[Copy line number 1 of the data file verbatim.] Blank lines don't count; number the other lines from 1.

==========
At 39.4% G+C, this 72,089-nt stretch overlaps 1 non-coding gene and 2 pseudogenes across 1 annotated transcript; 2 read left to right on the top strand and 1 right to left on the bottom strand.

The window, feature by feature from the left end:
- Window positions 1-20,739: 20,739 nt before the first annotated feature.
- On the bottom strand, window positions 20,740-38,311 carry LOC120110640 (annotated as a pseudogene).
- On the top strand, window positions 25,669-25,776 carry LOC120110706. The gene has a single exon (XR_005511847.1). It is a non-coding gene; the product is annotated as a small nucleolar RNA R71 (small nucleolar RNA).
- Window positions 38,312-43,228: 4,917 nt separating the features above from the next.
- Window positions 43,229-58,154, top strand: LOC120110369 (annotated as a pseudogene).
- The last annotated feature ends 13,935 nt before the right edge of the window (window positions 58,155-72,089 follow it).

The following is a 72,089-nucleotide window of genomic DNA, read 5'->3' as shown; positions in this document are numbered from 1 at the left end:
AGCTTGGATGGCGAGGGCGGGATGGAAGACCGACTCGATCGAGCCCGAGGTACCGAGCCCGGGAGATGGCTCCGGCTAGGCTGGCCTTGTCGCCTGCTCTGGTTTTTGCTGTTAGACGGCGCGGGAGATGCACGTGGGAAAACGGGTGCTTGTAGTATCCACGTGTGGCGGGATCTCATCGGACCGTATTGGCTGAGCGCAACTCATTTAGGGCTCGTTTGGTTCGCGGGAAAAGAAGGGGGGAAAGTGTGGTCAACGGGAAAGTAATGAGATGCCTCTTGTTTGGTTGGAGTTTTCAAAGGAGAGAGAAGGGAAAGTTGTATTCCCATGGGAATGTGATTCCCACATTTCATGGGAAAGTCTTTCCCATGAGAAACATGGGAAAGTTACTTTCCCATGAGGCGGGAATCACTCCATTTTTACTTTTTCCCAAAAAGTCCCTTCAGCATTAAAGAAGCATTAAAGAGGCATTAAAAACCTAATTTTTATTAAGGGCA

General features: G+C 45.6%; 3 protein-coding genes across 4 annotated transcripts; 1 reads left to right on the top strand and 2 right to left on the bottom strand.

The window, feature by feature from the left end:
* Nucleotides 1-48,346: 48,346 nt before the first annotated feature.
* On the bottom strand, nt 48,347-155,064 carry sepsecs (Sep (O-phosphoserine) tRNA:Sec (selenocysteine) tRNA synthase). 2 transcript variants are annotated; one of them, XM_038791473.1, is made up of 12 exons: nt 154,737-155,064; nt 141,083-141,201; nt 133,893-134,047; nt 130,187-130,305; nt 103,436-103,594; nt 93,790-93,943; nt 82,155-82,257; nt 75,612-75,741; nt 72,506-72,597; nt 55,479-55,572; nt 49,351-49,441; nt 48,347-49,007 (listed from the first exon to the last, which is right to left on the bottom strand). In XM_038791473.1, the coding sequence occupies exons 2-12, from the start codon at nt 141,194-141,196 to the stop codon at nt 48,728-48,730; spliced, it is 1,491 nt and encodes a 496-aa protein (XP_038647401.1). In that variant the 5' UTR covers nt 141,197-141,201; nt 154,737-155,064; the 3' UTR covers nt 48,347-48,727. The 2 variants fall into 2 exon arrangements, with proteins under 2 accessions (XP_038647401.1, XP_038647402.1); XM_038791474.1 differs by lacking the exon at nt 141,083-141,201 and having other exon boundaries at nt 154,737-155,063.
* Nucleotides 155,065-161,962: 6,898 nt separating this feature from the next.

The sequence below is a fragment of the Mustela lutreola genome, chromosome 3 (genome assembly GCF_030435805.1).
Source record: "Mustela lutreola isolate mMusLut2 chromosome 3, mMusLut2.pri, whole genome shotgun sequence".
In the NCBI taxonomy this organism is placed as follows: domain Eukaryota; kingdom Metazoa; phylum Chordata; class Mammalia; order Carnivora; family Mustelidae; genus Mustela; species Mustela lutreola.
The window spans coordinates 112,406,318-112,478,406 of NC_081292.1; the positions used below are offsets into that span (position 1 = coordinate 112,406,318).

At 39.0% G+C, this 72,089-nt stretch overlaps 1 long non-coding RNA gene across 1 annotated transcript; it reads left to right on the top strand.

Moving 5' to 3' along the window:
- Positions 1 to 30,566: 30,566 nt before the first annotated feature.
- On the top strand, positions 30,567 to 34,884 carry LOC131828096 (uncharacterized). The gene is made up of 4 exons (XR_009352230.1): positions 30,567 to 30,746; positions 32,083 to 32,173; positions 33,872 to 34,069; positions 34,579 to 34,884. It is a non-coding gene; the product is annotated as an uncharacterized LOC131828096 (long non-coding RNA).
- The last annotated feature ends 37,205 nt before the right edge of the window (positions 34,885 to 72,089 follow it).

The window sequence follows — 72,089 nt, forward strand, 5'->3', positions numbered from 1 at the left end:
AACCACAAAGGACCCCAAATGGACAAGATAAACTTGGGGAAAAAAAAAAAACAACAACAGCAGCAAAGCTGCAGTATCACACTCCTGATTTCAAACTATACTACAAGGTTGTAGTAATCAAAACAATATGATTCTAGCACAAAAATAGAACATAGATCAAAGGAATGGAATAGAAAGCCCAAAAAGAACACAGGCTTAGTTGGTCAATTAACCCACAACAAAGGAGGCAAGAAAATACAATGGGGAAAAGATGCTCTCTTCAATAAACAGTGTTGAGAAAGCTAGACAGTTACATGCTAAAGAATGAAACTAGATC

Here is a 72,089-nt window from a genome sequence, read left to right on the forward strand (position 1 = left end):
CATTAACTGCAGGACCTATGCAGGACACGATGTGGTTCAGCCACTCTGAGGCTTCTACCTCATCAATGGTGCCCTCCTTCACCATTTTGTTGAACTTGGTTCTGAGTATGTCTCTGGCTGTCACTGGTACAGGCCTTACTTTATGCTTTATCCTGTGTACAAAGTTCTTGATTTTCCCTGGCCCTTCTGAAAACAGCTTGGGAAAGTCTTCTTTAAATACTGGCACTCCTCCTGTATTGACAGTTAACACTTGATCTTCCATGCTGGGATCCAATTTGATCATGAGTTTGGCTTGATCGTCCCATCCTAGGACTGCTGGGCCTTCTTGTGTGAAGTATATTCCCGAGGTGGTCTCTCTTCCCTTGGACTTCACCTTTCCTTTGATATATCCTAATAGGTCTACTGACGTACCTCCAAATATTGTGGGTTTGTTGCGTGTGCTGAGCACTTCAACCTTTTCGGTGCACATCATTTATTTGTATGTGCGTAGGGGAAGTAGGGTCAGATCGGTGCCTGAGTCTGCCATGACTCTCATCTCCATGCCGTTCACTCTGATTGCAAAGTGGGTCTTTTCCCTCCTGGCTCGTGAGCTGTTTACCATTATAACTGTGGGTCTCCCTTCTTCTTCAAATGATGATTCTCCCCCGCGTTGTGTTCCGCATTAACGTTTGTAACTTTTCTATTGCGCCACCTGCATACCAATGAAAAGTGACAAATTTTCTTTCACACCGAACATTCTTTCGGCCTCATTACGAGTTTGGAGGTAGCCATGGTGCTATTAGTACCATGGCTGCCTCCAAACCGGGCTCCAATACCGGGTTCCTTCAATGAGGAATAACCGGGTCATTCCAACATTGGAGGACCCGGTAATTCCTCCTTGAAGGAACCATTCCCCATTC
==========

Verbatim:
At 39.4% G+C, this 72,089-nt stretch overlaps 1 non-coding gene and 2 pseudogenes across 1 annotated transcript; 2 read left to right on the top strand and 1 right to left on the bottom strand.